NABOKV-L post 0018452, Tue, 14 Jul 2009 09:05:09 -0600

Subject
Re: THOUGHTS re: "My Cue"
Date
Body
Joseph Aisenberg's and Mike Donohue's suggestion that Quilty's real name
might begin with Q would make his identity and Vivian Darkbloom's easy for a
reader to find from the title /My Cue/. This may not be a flaw; it may be
as comic as Kinbote's giving away names that Shade had disguised.

We could also imagine that Quilty's real name was Leinsdorf and Darkbloom's
book was called /My Lines/, or other possibilities. We could imagine that
his first name was Merle (feminine in "Merle Oberon") and "Clare Obscure"
was Humbert's or Ray's not entirely witless substitution for Humbert's
original "Merle Blank" (with a reference to Musset's "Histoire d'un merle
blanc"). This is fun for fans--exercise: find a possible original for a
dentist named Ivor who swims "in the ivory"--but if I took it seriously I
might risk "fanwank", readers' desperate attempts to make fiction internally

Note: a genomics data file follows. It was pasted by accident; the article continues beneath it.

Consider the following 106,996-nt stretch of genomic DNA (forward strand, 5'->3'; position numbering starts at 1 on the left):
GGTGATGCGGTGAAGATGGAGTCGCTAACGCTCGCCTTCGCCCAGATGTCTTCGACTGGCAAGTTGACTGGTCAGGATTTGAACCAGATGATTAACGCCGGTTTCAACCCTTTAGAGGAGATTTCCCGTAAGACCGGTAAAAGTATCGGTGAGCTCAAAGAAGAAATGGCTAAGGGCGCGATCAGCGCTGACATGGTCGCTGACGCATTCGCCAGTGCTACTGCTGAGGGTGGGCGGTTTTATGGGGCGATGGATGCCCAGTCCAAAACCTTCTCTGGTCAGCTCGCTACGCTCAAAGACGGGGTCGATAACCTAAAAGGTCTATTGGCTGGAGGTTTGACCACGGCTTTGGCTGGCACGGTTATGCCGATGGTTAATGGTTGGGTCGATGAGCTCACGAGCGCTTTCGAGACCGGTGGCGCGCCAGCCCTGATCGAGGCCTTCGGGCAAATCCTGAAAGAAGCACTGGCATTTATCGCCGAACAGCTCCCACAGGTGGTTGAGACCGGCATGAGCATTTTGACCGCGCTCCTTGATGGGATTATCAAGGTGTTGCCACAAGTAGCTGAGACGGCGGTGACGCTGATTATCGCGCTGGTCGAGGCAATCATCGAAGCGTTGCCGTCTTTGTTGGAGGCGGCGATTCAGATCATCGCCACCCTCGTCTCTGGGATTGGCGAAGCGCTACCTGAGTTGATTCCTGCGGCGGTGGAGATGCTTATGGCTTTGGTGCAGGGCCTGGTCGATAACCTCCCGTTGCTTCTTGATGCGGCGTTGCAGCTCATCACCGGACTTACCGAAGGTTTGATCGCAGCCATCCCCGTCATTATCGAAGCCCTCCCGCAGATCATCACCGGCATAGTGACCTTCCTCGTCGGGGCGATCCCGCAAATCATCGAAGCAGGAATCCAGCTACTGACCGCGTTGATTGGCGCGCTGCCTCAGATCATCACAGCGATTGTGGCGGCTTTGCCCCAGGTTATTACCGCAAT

consistent.

The same problem arises in fictional works that are supposedly translations,
including lots of fantasy and science fiction. I'll skip some books I've
mentioned before, and just mention that Nabokov addressed something similar
in his notes to /A Hero of Our Time/. The story "Bela" is framed as what
Maksim Maksimich told (the fictional) Lermontov, but at one point Lermontov
gives a Russian poem that is supposedly a translation of something a
non-Russian character sang in another language. In a note, Lermontov says
that Maksim Maksimich gave him the translation in prose, but "habit is
second nature" and Lermontov put it into verse. Nabokov's note is about the
conventions of fiction--Lermontov is supposedly telling us exactly what
Maksim Maksimich told him, except this one improvement. Nabokov doesn't
discuss the original song or how faithful the double adaptation might be, or
anything like that. Not that this is really parallel to the real names of
pseudonymous characters.

I suspect that Nabokov didn't mind any "sloppiness" here, to the extent he
was aware of it, because he wouldn't let anything stand in the way of
wordplay. Also, it functions in the same way as the name "Vivian
Darkbloom": Nabokov wants readers to remember that they're reading a great
work of art by Nabokov. John Ray's praise of Humbert's confession may be
the same thing, with a fig leaf to avoid outraging modesty.

Jerry Friedman

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